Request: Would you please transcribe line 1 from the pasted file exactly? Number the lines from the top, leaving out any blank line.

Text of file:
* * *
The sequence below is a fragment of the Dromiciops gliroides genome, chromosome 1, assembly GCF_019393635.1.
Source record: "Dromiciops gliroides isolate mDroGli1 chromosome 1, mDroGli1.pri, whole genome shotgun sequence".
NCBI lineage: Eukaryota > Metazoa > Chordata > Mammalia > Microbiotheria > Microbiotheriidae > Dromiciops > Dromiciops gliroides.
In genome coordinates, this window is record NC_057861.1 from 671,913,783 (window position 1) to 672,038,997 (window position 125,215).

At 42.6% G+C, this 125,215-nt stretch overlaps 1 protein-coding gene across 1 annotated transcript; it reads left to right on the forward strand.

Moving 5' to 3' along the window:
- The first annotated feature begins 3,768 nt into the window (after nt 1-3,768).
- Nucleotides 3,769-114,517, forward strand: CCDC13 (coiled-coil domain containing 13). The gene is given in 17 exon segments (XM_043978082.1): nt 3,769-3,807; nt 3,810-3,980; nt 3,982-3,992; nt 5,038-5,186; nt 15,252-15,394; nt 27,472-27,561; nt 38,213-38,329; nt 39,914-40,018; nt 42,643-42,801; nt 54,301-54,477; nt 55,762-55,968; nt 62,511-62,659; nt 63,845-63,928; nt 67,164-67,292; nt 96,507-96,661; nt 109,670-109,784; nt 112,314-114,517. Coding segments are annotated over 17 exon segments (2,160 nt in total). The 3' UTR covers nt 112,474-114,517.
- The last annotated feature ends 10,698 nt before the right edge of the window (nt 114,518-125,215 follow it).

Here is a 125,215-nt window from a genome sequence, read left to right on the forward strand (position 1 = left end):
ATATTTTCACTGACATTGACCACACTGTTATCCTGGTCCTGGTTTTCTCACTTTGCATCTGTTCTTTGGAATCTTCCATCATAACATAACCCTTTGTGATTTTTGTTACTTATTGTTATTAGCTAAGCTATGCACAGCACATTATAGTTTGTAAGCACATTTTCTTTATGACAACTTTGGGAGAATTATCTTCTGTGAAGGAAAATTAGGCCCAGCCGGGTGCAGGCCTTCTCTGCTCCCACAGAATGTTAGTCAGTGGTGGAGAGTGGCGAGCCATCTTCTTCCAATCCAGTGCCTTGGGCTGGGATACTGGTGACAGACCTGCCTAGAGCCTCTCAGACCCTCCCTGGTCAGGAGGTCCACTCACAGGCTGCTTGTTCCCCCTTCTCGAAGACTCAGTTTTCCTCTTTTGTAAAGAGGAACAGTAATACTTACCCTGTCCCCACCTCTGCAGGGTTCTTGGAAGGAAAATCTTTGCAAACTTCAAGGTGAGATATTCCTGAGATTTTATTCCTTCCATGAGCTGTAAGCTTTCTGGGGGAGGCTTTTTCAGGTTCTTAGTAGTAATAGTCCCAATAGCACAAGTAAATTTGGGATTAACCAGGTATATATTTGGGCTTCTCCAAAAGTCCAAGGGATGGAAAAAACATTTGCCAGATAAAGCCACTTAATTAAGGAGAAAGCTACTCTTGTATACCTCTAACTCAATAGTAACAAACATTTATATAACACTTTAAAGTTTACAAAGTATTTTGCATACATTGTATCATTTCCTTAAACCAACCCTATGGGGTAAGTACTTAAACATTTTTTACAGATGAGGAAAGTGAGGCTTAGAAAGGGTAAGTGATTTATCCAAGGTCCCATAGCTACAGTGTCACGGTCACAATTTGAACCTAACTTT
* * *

The sequence below is a fragment of the Dromiciops gliroides genome, chromosome 1, assembly GCF_019393635.1.